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Best of Smokey Robinson & the Miracles

The Best of Smokey Robinson & the Miracles

5.0 1
by Smokey Robinson & the Miracles
The Motor City's Smokey Robinson & the Miracles have provided the soundtrack to millions of lives. Robinson, along with Ronnie White, Bobby Rogers, and Pete Moore (and, early on, Claudette Rogers), chronicled every human emotion on their seamlessly


The Motor City's Smokey Robinson & the Miracles have provided the soundtrack to millions of lives. Robinson, along with Ronnie White, Bobby Rogers, and Pete Moore (and, early on, Claudette Rogers), chronicled every human emotion on their seamlessly constructed Motown tunes, and they ruled the '60s. ANTHOLOGY is not only a showcase for Robinson's honey-voiced harmonies but for his talent as a great American songwriter whose work compares phrase for phrase with the likes of Cole Porter and George and Ira Gershwin. His compositions -- the saucy and hip "Shop Around," the sweetly conflicted "You've Really Got a Hold on Me" -- were astute, catchy, and always evocative of a simultaneously specific and universal moment. "Tracks of My Tears" and "Tears of a Clown" tell of heartbreaks literally and metaphorically. The hits on this spare, two-disc set are the ones that made Smokey Robinson & the Miracles one of the top quartets of all time. The lyrics and melodies may have made an indelible impression, and we already know all the words, but even after repeated listenings, the songs all play like revelations. This collection definitely belongs in the "If you were stranded on a desert island with one thing, what would it be?" category.

Editorial Reviews

All Music Guide - Andrew Hamilton
This compilation is not as thorough as the four-disc 35th Anniversary Collection, which highlighted the Miracles inside out and upside down. The main difference is the exclusion of any solo sides by Smokey Robinson and the omission of some choice B-sides, never before released tracks, and some minor A-sides. Motown must not own the rights to "I Need Some Money," an early release that appeared on End Records (the doo wop-flavored ditty also failed to make the mammoth 35th compilation). This one flows from beginning to end, commencing with "Got a Job" (the Miracles answer to "Get a Job") to a second version of "Going to a Go-Go" to end the CD. Hear the different shades and tones of Smokey's voice, from the high clear Nolan Strong-inspired tenor on "You Can Depend on Me" to the low, blues-influenced register on "I've Been Good to You." Listen to how polished he sounds on the Miracles' final recordings ("We've Come Too Far to End It Now" and "I Can't Stand to See You Cry") -- but nothing beats the confident tenor he used in the mid-'60s on "Ooh Baby Baby," "Tracks of My Tears," and "My Girl Has Gone." This compilation is perfect for serious Miracles fans who prefer their Smokey solo tracks on the side and not as part of the entree.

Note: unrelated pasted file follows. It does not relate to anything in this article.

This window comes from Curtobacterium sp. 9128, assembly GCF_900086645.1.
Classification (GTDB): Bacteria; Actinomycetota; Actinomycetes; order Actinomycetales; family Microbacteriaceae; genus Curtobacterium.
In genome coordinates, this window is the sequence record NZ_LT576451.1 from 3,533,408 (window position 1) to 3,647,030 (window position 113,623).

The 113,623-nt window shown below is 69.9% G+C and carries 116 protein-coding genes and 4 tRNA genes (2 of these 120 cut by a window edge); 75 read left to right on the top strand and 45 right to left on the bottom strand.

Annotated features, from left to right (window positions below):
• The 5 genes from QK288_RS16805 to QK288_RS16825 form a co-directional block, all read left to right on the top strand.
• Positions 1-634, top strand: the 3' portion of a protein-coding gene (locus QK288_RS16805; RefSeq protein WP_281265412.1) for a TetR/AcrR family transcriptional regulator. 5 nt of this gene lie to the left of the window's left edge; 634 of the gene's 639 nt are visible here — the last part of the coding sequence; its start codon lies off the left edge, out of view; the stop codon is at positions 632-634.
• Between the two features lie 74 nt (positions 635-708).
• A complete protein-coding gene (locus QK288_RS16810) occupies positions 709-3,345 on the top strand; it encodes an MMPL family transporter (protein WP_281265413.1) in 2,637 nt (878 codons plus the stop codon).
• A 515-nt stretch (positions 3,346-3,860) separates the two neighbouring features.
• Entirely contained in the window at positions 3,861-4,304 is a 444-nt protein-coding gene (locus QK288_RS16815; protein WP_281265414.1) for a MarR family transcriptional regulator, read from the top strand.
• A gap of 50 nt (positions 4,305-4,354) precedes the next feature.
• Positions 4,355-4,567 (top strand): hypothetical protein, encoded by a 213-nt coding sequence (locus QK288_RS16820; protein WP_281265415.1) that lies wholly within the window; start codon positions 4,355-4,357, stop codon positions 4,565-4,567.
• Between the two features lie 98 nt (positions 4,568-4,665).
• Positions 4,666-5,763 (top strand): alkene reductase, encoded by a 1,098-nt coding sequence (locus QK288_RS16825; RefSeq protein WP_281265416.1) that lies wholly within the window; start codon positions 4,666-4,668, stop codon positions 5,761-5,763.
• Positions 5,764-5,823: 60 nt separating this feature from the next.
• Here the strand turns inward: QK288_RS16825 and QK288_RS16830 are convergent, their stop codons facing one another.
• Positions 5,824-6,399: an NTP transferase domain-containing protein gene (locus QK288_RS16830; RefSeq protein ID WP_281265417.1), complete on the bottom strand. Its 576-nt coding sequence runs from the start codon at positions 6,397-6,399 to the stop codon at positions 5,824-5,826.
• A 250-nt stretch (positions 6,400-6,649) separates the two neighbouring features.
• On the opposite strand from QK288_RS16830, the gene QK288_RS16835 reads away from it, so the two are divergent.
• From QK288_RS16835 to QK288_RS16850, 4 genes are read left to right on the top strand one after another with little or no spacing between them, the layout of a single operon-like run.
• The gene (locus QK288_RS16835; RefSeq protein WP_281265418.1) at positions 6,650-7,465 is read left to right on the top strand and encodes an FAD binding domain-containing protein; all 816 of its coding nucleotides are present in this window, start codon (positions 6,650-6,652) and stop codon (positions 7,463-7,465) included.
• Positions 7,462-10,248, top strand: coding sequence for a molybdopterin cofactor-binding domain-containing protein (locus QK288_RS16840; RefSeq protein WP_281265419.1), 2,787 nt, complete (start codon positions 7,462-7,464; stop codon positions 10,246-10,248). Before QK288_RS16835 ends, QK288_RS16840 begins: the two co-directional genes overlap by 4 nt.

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Album Credits

Performance Credits

Smokey Robinson & the Miracles   Primary Artist,Track Performer
Smokey Robinson   Vocals
Warren "Pete" Moore   Vocals
Claudette Robinson   Vocals
Ronald White   Vocals

Technical Credits

Smokey Robinson   Composer,Producer
Wade Marcus   Arranger
Nick Ashford   Composer,Producer
H.B. Barnum   Arranger
Candace Bond   Executive Producer
Johnny Bristol   Composer,Producer
Tyran Carlo   Composer
Cleveland   Composer,Producer
Henry Cosby   Arranger,Composer,Producer
Lamont Dozier   Composer,Producer
Berry Gordy   Composer,Producer
Amy Herot   Executive Producer
Eddie Holland   Composer
Brian Holland   Composer,Producer
Terry Johnson   Composer,Producer
Warren "Pete" Moore   Producer
Paul Riser   Arranger
Valerie Simpson   Composer,Producer
William "Mickey" Stevenson   Producer
David Van De Pitte   Arranger
Stevie Wonder   Composer
David Ritz   Liner Notes
Geoff Gans   Art Direction
Marvin Tarplin   Composer
Frank Wilson   Producer
Ronald White   Composer
Robert Staunton   Composer,Producer
Robert Rogers   Composer,Producer
David H. Jones   Composer
Dick Holler   Composer
Charles Jones   Composer
Wade Jr. Brown   Composer
Robert Walker   Composer
Warren Moore   Composer
Frank E. Wilson   Composer
Donald Whited   Composer
Robert Walker   Producer

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The Best of Smokey Robinson & the Miracles 5 out of 5 based on 0 ratings. 1 reviews.
Guest More than 1 year ago
The rise of Smokey Robinson, shown on this CD, paralells the rise of Motown as a social force. Their early career was spent adapting others' hit songs (the Silouettes on 'Got A Job,' the Drifters on 'Way Over There') then introducing self-penned material (the darting 'Shop Around,' the yearning 'You Really Got A Hold On Me') with all the seminal 60s hits that followed. Smokey's drama on 'Come 'Round Here' matches the stirring Four Tops' hits of the era ('Bernadette,' etc.) while his mastery of the soul ballad ('Just A Mirage,' 'Ooo Baby Baby,' 'Baby, Baby Don't Cry,' insert your fave here) left entire song styles and radio formats open for business. (Credit should also go to Smokey's wife Claudette, harmonizers Pete Moore and Bobby Rogers, and guitarist Marv Tauplin for his superb intros to 'Mirage' and 'Tracks of My Tears.' If you doubt Smokey Robinson deserved Bob Dylan's reference to him as 'America's greatest living poet,' listen to the alliteration and rhythm of 'I Don't Blame You At All,' his last hit with the Miracles. Even as Motown dominates oldies formats to this day, Smokey Robinson's music remains timeless. This is one ESSENTIAL set.